Andy Murray overcomes shoulder injury to beat Andreas Seppi and move into the fourth round at Wimbledon

Home favourite causes some anxiety as he receives treatment on court but shrugs off problem to beat Seppi and ultimately ease into the fourth round

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The Independent Online

Andy Murray booked his customary place in the second week at Wimbledon here on Saturday, but only after giving his supporters their most unnerving moments of the fortnight so far. Although the world No 3 beat Italy’s Andreas Seppi  6-2 6-2 1-6 6-1, he did so only after suffering a shoulder problem which for a time looked as though it might threaten his progress.

Murray had appeared in complete control after taking the first two sets, but lost the third and went a break down in the fourth before having on-court treatment on his right shoulder. Thereafter, however, the Scot won six games in a row to book a fourth-round meeting tomorrow with the big-serving Croatian Ivo Karlovic.

“I thought I played very well,” Murray said afterwards. “There was a part of the [third] set where I struggled a bit, but I hope I can continue playing the way I finished the match. I was playing very aggressive tennis at the end, going for my serves.”

On the first Saturday the All England Club traditionally fills the Royal Box with sporting heroes and Murray must have impressed them all. Gary Lineker would have admired the Scot’s consistency in taking his chances, Chris Robshaw his physical strength and Andrew Strauss his exquisite timing.


Murray’s previous match had been played in the heat of the day on Court One but this time he was back in familiar territory, on Centre Court and starting late in the afternoon. By the time the players walked into the arena just after 6pm, the court was half in shade. Although it was a clear evening, both men were no doubt aware that it had the potential to be a long one, with the possibility of finishing the match under lights beneath the retractable roof.

Murray, nevertheless, soon made it clear that he did not want to hang around as he took the first set in just 30 minutes. Seppi made a poor start, dropping serve in the opening game thanks to four forehand errors, and was soon 2-0 down as Murray held serve with a splendid winning forehand cross-court pass. At 2-4 Seppi was broken to love and Murray went on to serve out for the set.

There was no improvement for Seppi in the second set, which followed an identical pattern. Serving at 15-30 in the opening game, the Italian missed what should have been an easy smash and then played a dreadful drop shot on break point which Murray punished.

Andreas Seppi took advantage to win six games in a row and take the third set

Seppi double-faulted on break point when serving at 2-4 and Murray again served out for the set, although he was forced to defend his first two break points of the match. The Scot saved both with unreturned serves and took the set with an ace.

However, just when the traffic seemed to be all one-way, at the start of the third set Seppi’s Fiat Panda turned around and in the process became a Ferrari Testarossa, while Murray had to send for the AA. Murray’s momentum juddered to a halt after Seppi took a medical time-out for treatment to his right leg and not long afterwards it was the Scot who was in physical trouble.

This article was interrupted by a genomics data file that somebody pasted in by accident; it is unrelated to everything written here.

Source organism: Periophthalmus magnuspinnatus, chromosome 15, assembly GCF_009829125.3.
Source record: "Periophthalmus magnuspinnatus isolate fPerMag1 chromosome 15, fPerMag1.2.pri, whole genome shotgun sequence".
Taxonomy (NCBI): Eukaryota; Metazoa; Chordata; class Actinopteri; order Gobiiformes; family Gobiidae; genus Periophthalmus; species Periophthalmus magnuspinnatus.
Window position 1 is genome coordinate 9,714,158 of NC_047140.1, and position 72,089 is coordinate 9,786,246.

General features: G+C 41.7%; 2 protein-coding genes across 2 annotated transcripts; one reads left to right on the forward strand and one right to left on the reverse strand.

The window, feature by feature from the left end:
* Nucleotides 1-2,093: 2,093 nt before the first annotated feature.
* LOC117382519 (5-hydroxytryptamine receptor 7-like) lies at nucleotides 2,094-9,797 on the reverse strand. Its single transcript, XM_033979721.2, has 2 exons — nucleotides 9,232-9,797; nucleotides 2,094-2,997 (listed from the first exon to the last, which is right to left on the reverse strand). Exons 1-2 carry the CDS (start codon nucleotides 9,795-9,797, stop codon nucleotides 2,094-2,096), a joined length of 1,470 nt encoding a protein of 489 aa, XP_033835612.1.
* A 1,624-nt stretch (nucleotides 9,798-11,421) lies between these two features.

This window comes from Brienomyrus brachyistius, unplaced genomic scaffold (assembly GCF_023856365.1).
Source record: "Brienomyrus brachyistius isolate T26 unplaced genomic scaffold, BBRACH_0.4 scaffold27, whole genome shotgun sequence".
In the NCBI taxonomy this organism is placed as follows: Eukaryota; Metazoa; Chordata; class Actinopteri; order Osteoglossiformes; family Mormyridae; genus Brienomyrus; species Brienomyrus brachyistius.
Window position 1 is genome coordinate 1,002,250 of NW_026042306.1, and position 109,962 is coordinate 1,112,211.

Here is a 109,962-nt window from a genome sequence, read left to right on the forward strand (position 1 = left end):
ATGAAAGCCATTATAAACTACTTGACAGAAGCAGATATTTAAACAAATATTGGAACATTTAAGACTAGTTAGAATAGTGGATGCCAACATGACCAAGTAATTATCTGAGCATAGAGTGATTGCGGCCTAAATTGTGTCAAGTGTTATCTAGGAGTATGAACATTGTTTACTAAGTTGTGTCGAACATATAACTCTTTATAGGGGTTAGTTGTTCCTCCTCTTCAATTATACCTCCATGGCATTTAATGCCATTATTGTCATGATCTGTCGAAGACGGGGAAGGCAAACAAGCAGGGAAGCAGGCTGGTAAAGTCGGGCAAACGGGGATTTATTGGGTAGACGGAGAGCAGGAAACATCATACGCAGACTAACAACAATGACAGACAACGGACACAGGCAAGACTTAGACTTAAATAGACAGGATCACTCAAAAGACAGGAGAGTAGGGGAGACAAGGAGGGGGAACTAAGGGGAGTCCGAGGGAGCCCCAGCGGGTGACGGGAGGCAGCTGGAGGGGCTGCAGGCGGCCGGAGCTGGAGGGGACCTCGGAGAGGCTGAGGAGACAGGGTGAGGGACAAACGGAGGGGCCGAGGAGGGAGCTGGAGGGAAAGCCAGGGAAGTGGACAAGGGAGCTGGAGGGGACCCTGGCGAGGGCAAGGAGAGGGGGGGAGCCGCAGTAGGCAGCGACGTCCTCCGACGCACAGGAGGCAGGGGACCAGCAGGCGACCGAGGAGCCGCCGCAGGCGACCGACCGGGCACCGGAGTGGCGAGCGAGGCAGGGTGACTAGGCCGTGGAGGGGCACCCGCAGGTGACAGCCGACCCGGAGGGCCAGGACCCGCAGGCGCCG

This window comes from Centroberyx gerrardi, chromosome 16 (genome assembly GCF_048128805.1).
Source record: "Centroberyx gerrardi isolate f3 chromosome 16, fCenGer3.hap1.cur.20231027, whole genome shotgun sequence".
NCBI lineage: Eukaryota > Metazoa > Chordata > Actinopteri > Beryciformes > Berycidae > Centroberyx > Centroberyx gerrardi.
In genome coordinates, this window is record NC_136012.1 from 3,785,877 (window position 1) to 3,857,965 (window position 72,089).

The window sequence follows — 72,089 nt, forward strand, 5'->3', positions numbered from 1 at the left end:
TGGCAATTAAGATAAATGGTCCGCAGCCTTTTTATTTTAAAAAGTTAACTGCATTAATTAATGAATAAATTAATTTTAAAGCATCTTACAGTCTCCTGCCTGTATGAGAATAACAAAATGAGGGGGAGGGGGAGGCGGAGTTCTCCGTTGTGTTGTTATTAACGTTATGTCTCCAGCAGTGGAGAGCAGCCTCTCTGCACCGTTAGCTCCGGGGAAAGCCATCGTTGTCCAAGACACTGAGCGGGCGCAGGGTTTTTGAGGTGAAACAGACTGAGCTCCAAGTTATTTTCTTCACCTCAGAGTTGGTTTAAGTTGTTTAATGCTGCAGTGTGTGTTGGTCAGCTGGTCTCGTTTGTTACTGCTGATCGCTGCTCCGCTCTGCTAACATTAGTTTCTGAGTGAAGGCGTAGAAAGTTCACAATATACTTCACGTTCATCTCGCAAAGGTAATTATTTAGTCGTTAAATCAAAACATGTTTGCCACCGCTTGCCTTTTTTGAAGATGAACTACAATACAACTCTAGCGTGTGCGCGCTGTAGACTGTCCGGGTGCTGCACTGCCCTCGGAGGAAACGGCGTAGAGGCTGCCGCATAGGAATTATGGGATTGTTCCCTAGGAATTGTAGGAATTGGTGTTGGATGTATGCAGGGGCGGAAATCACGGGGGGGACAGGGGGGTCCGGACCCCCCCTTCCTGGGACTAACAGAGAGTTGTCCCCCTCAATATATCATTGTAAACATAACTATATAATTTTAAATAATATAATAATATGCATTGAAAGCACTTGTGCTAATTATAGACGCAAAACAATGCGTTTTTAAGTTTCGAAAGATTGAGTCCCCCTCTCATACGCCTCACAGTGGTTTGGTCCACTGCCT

After the resumption Murray dropped serve for the first time, thanks in large part to two double faults, and two games later he was broken again. This time the world No 3 kept grimacing and clutching at his right shoulder. At 5-1 Seppi failed to take his first two set points but converted the third when Murray put a backhand in the net.

When Murray dropped his serve in the first game of the fourth set, the alarm bells started to ring. They grew even louder when the Scot took a medical time-out and had lengthy treatment on his shoulder.

Murray's coach Amelie Mauresmo would have been worried for a time

Oddly enough, however, it was the man who had been in physical difficulty who emerged the stronger for the second time in the match. Murray won the first point on the resumption, greeted it with a huge roar of “Come on!” and promptly broke back. Appearing to hit the ball freely with no problems from his shoulder, Murray broke again in the fourth and sixth games before serving out for victory after two hours and eight minutes.

“Towards the end of the second set I was starting to tighten up,” Murray said. “When he took the injury time-out I cooled down a bit. I threw in two double faults in the next game and slowed down my serve. The trainer came out and manipulated my back, gave it a few good cracks.”

Murray has become as much of a fixture in the second week at Wimbledon as sun-burned faces and packed crowds on Henman Hill. The last time he failed to reach the second week here was on his debut year in 2005, when as a spindly 18-year-old ranked No 312 in the world he lost in five sets to David Nalbandian on his Centre Court debut. Murray has also reached the second week of the last 18 Grand Slam tournaments he has played.

The Scot faces a tall order in the next round. At 6ft 11in Karlovic is the tallest player in the world’s top 100.